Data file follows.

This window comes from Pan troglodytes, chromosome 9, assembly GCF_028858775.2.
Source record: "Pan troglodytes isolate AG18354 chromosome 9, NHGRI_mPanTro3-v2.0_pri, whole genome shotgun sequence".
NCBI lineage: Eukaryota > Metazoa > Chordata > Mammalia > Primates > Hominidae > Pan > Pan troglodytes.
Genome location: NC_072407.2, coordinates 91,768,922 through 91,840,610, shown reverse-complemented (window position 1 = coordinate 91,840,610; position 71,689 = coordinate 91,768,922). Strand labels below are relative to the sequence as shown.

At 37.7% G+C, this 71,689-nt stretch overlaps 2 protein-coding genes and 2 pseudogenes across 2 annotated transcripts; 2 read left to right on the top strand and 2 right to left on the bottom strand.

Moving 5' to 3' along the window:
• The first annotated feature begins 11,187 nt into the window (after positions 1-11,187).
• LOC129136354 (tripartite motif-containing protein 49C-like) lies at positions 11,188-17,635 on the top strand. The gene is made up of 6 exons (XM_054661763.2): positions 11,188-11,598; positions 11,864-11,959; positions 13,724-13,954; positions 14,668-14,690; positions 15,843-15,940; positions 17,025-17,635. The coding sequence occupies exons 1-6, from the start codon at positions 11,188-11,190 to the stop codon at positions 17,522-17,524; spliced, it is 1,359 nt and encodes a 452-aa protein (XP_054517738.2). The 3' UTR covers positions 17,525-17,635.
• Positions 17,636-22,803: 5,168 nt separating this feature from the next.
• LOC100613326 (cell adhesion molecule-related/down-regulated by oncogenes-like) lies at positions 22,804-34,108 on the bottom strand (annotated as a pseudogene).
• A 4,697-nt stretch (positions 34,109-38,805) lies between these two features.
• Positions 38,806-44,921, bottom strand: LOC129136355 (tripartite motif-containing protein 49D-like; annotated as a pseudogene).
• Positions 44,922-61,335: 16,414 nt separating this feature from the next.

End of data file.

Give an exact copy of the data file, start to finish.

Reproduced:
This window comes from Pan troglodytes, chromosome 9, assembly GCF_028858775.2.
Source record: "Pan troglodytes isolate AG18354 chromosome 9, NHGRI_mPanTro3-v2.0_pri, whole genome shotgun sequence".
NCBI lineage: Eukaryota > Metazoa > Chordata > Mammalia > Primates > Hominidae > Pan > Pan troglodytes.
Genome location: NC_072407.2, coordinates 91,768,922 through 91,840,610, shown reverse-complemented (window position 1 = coordinate 91,840,610; position 71,689 = coordinate 91,768,922). Strand labels below are relative to the sequence as shown.

At 37.7% G+C, this 71,689-nt stretch overlaps 2 protein-coding genes and 2 pseudogenes across 2 annotated transcripts; 2 read left to right on the top strand and 2 right to left on the bottom strand.

Moving 5' to 3' along the window:
• The first annotated feature begins 11,187 nt into the window (after positions 1-11,187).
• LOC129136354 (tripartite motif-containing protein 49C-like) lies at positions 11,188-17,635 on the top strand. The gene is made up of 6 exons (XM_054661763.2): positions 11,188-11,598; positions 11,864-11,959; positions 13,724-13,954; positions 14,668-14,690; positions 15,843-15,940; positions 17,025-17,635. The coding sequence occupies exons 1-6, from the start codon at positions 11,188-11,190 to the stop codon at positions 17,522-17,524; spliced, it is 1,359 nt and encodes a 452-aa protein (XP_054517738.2). The 3' UTR covers positions 17,525-17,635.
• Positions 17,636-22,803: 5,168 nt separating this feature from the next.
• LOC100613326 (cell adhesion molecule-related/down-regulated by oncogenes-like) lies at positions 22,804-34,108 on the bottom strand (annotated as a pseudogene).
• A 4,697-nt stretch (positions 34,109-38,805) lies between these two features.
• Positions 38,806-44,921, bottom strand: LOC129136355 (tripartite motif-containing protein 49D-like; annotated as a pseudogene).
• Positions 44,922-61,335: 16,414 nt separating this feature from the next.